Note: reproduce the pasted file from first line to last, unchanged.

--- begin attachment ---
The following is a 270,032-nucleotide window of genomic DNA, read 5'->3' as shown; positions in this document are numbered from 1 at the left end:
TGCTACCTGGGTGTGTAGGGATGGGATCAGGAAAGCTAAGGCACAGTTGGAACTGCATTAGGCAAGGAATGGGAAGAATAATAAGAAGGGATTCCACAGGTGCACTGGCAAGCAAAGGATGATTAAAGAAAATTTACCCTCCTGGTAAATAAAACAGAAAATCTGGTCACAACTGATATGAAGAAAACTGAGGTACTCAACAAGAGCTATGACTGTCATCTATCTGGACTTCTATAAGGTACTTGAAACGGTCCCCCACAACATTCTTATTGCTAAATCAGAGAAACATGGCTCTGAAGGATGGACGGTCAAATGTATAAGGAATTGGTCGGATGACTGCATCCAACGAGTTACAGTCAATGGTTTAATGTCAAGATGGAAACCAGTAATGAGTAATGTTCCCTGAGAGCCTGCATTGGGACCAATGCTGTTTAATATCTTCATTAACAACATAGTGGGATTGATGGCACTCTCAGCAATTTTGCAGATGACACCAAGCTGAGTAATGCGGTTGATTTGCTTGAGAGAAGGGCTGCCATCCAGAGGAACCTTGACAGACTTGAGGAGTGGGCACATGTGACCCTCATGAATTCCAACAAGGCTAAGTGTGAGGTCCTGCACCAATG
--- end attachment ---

The following is a 270,032-nucleotide window of genomic DNA, read 5'->3' as shown; positions in this document are numbered from 1 at the left end:
TGCTACCTGGGTGTGTAGGGATGGGATCAGGAAAGCTAAGGCACAGTTGGAACTGCATTAGGCAAGGAATGGGAAGAATAATAAGAAGGGATTCCACAGGTGCACTGGCAAGCAAAGGATGATTAAAGAAAATTTACCCTCCTGGTAAATAAAACAGAAAATCTGGTCACAACTGATATGAAGAAAACTGAGGTACTCAACAAGAGCTATGACTGTCATCTATCTGGACTTCTATAAGGTACTTGAAACGGTCCCCCACAACATTCTTATTGCTAAATCAGAGAAACATGGCTCTGAAGGATGGACGGTCAAATGTATAAGGAATTGGTCGGATGACTGCATCCAACGAGTTACAGTCAATGGTTTAATGTCAAGATGGAAACCAGTAATGAGTAATGTTCCCTGAGAGCCTGCATTGGGACCAATGCTGTTTAATATCTTCATTAACAACATAGTGGGATTGATGGCACTCTCAGCAATTTTGCAGATGACACCAAGCTGAGTAATGCGGTTGATTTGCTTGAGAGAAGGGCTGCCATCCAGAGGAACCTTGACAGACTTGAGGAGTGGGCACATGTGACCCTCATGAATTCCAACAAGGCTAAGTGTGAGGTCCTGCACCAATG